HAMLER – With a busy Monday night agenda, local schools Patrick Henry gathered for the annual organizational meeting and the first meeting of the year. At the first meeting, improvements in technology and facilities were discussed.
After electing Mark Vennekotter as the new chairman for 2022 and Thomas Taylor as the new vice chairman, the board moved on to its first regular meeting of the year.
The board received proclamation certificates from the governor’s office recognizing their “time hours each week to provide leadership to their local schools.” The proclamations also mentioned the support that local councils have provided during the COVID pandemic.
In addition, the board received handwritten and colorful thank you notes from some third grade students in the district. Most of the thank you cards mentioned the newly renovated elementary playground and how the students appreciate the “fake grass” that was installed.
Dustin Ruffell, CTO at Patrick Henry, then reported on the K-12 cybersecurity conversation taking place in the state which is governed by federal law and insurance requirements.
According to Ruffell, the three most common topics are multi-factor authentication (2FA / MFA), endpoint detection and response (EDR) in modern antivirus software, and staff training. Patrick Henry has implemented initiatives to deal with all of these subjects and continues to position himself to be able to make the necessary adjustments. Specifically, the district will finalize the application of the AMF to all staff, volunteer and coach accounts starting in February, an initiative the district has been working on since the end of the 2020-21 school year.
Superintendent Dr Josh Biederstedt spoke to the board about the 2022-2023 school calendar in accordance with HB 49 requirements.
Biederstedt pointed out that the district allows staff to vote on one of four options. One of the options is offered by the certified union. Although the most popular calendar does not have to be chosen, it is often chosen for the following year.
The most popular calendar for next year includes a start date during the last week of August. Additionally, the calendar will include the parent-teacher set up around the Thanksgiving vacation that the district has used for the past two years.
The calendar includes 10 school days off for the Christmas holidays with the last day of school at the end of May.
Biederstedt also informed the board of the work being finalized for summer 2022. This work will be referred to as Phase 4 improvements, with the initial phase being in 2018.
Phase 3 involved a large amount of high school work with a complete makeover. Phase 4 will involve continued work on the 2004 college building. This building has its own permanent improvement account which had to be created during its construction in accordance with state guidelines at the time. This money will help the district continue to change the flooring in some of the classrooms on the first floor.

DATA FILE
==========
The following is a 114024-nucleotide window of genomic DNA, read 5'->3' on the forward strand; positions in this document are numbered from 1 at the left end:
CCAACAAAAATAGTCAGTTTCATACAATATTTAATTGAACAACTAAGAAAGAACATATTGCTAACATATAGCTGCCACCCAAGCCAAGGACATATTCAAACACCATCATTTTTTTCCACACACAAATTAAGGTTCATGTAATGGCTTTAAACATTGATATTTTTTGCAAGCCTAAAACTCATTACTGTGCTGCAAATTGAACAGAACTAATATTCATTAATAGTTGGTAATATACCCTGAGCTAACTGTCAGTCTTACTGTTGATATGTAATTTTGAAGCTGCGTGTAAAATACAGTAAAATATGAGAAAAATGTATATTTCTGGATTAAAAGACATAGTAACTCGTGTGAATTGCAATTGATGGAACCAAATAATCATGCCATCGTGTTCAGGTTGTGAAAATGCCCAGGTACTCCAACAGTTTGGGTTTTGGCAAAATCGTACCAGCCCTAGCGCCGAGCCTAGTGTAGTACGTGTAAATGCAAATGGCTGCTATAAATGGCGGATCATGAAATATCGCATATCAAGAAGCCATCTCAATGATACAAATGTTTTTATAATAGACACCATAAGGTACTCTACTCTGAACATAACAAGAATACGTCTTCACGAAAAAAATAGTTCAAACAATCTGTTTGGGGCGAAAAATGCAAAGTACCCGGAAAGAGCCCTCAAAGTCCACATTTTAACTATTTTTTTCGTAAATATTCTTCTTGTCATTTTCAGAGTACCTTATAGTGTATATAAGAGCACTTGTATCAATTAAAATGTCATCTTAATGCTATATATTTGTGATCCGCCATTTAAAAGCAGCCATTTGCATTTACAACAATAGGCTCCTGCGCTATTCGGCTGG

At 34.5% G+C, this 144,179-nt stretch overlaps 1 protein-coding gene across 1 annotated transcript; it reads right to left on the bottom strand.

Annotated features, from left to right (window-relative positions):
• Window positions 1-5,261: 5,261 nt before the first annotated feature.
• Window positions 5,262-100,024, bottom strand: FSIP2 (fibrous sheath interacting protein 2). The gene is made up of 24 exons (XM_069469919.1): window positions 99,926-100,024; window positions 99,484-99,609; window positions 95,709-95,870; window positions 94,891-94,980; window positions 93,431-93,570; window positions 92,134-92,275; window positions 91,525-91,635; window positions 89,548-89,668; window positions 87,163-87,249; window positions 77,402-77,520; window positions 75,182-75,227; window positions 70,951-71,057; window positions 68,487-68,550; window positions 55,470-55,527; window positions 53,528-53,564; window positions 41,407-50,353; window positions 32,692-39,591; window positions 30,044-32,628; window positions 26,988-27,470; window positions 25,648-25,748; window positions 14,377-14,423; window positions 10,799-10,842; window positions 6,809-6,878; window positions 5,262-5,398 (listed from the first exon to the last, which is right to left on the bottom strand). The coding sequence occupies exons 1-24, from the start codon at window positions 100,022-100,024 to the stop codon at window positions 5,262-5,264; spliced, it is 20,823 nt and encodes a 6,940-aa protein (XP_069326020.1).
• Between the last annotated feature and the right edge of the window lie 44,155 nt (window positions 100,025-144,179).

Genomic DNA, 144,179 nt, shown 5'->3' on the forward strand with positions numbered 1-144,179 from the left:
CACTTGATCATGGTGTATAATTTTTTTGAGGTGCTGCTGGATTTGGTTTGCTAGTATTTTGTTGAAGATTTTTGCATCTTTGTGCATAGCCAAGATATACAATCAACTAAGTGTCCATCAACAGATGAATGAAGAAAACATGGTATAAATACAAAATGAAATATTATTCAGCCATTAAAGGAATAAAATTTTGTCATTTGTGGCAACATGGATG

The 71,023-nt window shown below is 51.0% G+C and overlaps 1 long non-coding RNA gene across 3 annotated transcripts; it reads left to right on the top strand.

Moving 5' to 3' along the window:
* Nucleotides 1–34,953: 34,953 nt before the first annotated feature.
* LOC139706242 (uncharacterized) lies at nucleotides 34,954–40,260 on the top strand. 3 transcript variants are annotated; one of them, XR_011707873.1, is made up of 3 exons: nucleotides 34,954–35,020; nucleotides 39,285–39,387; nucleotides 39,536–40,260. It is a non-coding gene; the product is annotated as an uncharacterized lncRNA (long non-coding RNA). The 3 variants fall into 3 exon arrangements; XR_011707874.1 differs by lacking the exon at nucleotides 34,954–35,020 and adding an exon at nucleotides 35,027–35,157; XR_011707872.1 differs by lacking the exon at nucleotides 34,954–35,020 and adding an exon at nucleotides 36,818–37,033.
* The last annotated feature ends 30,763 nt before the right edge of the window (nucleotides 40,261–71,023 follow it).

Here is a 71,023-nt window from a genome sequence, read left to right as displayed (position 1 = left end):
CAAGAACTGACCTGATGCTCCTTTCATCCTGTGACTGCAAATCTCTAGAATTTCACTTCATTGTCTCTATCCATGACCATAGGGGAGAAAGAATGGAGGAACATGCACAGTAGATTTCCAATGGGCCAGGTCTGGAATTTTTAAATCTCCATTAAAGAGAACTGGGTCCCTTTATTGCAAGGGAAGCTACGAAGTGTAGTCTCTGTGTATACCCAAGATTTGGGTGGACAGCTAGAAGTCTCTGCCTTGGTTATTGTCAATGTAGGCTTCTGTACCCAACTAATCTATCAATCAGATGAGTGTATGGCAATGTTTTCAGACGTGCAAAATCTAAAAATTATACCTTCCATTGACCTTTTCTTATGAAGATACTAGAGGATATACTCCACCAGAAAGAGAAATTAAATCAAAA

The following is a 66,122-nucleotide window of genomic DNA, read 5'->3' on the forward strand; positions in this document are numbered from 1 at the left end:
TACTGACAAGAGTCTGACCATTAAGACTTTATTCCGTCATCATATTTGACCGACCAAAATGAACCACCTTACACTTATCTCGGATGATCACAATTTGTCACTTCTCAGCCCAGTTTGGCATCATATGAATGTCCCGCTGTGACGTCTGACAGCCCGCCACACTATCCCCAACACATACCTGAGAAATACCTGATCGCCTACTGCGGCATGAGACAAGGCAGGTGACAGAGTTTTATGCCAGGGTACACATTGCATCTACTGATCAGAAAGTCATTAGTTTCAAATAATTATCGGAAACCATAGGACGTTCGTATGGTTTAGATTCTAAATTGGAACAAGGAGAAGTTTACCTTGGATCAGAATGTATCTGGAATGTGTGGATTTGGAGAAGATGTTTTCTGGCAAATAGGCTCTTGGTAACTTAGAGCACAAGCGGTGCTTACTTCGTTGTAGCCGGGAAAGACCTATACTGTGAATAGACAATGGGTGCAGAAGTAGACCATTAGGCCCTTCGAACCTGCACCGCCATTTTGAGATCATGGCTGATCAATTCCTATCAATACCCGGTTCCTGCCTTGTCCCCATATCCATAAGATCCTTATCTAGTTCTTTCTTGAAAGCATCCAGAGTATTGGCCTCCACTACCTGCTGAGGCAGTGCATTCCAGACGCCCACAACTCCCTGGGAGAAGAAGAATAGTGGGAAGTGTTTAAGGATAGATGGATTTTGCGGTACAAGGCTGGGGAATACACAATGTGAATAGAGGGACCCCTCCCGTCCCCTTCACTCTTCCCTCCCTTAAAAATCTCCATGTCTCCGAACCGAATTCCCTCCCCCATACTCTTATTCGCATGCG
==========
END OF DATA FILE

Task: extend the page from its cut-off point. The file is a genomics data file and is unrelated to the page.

Two bedrooms were fitted out last summer and the response from the staff has been very positive. In addition, the work will include the removal of the existing VCT in the hallways of the 2004 building and the installation of epoxy, such as high school.
Finally, the 2004 building will see the elementary music room modernized with new flooring and acoustic tiles.
In addition to the work in the 2004 building, the football field will have its surface removed and new peat will be installed. The playing surface has become a danger in recent years. The district explored several solutions and, after collecting input from many stakeholders, decided to install a new lawn. This cost will come from the money of the 2019 COPs.
The board also heard an update on how schools in Henry County are working with the health department to form more realistic and logical approaches to COVID contact tracing in the school setting.
With the rise of the Omicron variant, the ability to effectively contact the trace in a timely manner has become unsustainable. Biederstedt said the district is working on updated procedures with a focus on positive cases, family contact, general notification to students / families and direct communication with parents of medically fragile students who may be affected. by someone with COVID in their classroom / grade level.
COVID and other illnesses are common in communities, so parents may assume their children are exposed to some form of the illness at some point. Taking appropriate precautions will help keep students / staff safe and keep them in school more often.
Patrick Henry Schools continue to encourage students and staff to wear masks, wash their hands, limit large gatherings and closely monitor COVID and other symptoms of illness. If a child is showing symptoms, Biederstedt advised parents to keep them at home and have them tested. Most schools have test kits available upon request.
The superintendent also committed to briefing school district staff and families throughout the week.